Warriors forward Adam Blair says the NRL has made the right call in deregistering Ben Barba, after allegations of domestic violence.
The North Queensland Cowboys released the former Dally M Medal winner from his new contract last weekend, before he had played a single minute, after allegations that he assaulted his partner at a Townsville Casino.
After reviewing video footage, NRL CEO Todd Greenberg said Barba wouldn't be allowed back, due to his troubled past, which included previous allegations of domestic violence, along with alcohol and drug issues.
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Blair, who was set to face Barba in next week's Māori All-Stars vs Indigenous All-Stars fixture in Melbourne, praised the NRL for drawing a line in the sand.
"We're always conscious here [at the Warriors] about doing the right things, and we're giving the brand and club the right name," he said.
"The NRL has made a stand now and that is the best thing they've done - they've said enough is enough."
Māori All-Stars coach and Warriors assistant Stacey Jones echoed Blair's comments, hoping it would prove a good wake-up call for players.
"We're all disappointed when these things happen in our game and we'll let the people above take care of it," said Jones.
"It is disappointing, but a reminder to everyone involved in the game - you are a good person, on and off the field.
"The more education we can get into the game, and into the players and everyone involved, the better it will be.
"I think we [Warriors] have got good leadership at the top. Our head coach is reminding players who they are and what the consequences could be."
The Warriors are one of the few clubs that manage to stay out of the spotlight for off-field controversies and Blair says that is due to the team's culture.
"It is all about our values and culture we live by everyday, so if you're not living up to those things, you're not welcome around here," said Blair.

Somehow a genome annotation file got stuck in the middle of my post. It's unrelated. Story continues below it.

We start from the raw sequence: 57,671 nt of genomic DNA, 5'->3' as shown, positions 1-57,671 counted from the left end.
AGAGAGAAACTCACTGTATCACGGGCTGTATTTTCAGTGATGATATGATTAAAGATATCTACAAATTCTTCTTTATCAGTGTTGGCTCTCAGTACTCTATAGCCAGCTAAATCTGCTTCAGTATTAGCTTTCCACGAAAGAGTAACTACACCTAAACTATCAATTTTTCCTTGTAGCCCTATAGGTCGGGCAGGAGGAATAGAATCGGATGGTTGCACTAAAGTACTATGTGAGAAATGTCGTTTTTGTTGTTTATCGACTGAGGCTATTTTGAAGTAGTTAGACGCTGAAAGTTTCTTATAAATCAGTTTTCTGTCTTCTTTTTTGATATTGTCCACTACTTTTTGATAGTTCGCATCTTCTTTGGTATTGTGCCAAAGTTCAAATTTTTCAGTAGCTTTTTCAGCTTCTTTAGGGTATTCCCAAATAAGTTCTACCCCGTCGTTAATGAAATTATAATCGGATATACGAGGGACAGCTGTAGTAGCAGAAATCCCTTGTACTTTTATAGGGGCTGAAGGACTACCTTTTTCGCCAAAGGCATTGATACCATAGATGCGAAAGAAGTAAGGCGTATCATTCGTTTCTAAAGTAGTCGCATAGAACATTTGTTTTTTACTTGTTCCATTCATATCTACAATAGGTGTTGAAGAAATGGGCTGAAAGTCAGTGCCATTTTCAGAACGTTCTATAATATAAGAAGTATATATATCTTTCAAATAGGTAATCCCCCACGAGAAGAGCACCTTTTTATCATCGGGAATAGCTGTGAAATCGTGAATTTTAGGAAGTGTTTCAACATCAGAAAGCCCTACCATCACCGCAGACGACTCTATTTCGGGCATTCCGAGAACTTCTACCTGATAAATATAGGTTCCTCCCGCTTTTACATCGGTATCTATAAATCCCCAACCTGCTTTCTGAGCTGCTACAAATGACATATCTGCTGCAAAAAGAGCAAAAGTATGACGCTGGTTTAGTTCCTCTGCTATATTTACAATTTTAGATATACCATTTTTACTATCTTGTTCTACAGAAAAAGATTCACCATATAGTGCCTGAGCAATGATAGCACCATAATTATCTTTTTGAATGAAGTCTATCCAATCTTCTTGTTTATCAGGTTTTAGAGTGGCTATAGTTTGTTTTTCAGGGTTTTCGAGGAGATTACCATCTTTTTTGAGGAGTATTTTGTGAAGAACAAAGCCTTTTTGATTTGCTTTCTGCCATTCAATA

"It's a learning thing for everyone and we're always conscious of making sure that everyone is doing the right thing, no matter where you are.
"It goes back into everyone buying into everything and that starts from day one. The boys know what's expected of them and so do the new boys, after we spent time together in Rotorua.
"If they're not going to buy in, they're not welcome."
After his second drugs ban in 2016, Barba moved to Europe, where he had a brief rugby union stint in France, before joining the English Super League. He rebuilt his career, winning the 'Man of Steel' award, and was offered a one-year deal by the Cowboys.
But he was sacked after the assault allegations surfaced in the media.
Blair added that, depending on the circumstances, players deserved a second chance, if they did something wrong.
The NRL has welcomed back players who have found themselves in trouble, most notably Kiwi Russell Packer, who served a jail sentence for assault, but returned to the competition and is now a member of the Wests Tigers leadership group.
"There is always a place for people to have a second chance," said Blair. "Everyone makes mistakes and when we make them, we're regretful of them.
"When you look back, it is a hard thing to do, but there is always a second chance, if you're willing to work for it.
Blair is one of four Warriors named in the Māori All-Stars squad, alongside Tohu Harris, Gerard Beale and Peta Hiku.